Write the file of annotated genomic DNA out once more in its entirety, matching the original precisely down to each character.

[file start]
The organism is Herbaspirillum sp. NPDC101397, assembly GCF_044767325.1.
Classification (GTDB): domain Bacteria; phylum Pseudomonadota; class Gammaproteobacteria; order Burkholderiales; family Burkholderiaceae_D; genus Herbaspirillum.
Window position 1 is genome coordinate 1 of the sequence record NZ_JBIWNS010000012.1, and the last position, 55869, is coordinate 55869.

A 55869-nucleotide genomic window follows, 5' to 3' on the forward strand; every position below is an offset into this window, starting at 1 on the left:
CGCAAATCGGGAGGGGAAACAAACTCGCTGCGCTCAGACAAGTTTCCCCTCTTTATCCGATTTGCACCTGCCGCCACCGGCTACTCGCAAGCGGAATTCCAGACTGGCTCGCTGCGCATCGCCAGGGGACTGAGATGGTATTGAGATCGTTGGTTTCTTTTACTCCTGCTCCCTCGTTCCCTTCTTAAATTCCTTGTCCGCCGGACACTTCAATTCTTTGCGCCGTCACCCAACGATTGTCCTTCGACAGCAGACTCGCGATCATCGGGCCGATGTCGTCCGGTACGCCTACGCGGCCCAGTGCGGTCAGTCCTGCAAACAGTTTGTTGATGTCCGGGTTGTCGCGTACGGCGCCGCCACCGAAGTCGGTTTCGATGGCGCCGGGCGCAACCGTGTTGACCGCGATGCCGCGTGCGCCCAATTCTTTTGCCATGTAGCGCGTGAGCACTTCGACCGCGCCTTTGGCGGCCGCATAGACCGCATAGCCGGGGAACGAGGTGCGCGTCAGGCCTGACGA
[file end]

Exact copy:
The organism is Herbaspirillum sp. NPDC101397, assembly GCF_044767325.1.
Classification (GTDB): domain Bacteria; phylum Pseudomonadota; class Gammaproteobacteria; order Burkholderiales; family Burkholderiaceae_D; genus Herbaspirillum.
Window position 1 is genome coordinate 1 of the sequence record NZ_JBIWNS010000012.1, and the last position, 55869, is coordinate 55869.

A 55869-nucleotide genomic window follows, 5' to 3' on the forward strand; every position below is an offset into this window, starting at 1 on the left:
CGCAAATCGGGAGGGGAAACAAACTCGCTGCGCTCAGACAAGTTTCCCCTCTTTATCCGATTTGCACCTGCCGCCACCGGCTACTCGCAAGCGGAATTCCAGACTGGCTCGCTGCGCATCGCCAGGGGACTGAGATGGTATTGAGATCGTTGGTTTCTTTTACTCCTGCTCCCTCGTTCCCTTCTTAAATTCCTTGTCCGCCGGACACTTCAATTCTTTGCGCCGTCACCCAACGATTGTCCTTCGACAGCAGACTCGCGATCATCGGGCCGATGTCGTCCGGTACGCCTACGCGGCCCAGTGCGGTCAGTCCTGCAAACAGTTTGTTGATGTCCGGGTTGTCGCGTACGGCGCCGCCACCGAAGTCGGTTTCGATGGCGCCGGGCGCAACCGTGTTGACCGCGATGCCGCGTGCGCCCAATTCTTTTGCCATGTAGCGCGTGAGCACTTCGACCGCGCCTTTGGCGGCCGCATAGACCGCATAGCCGGGGAACGAGGTGCGCGTCAGGCCTGACGA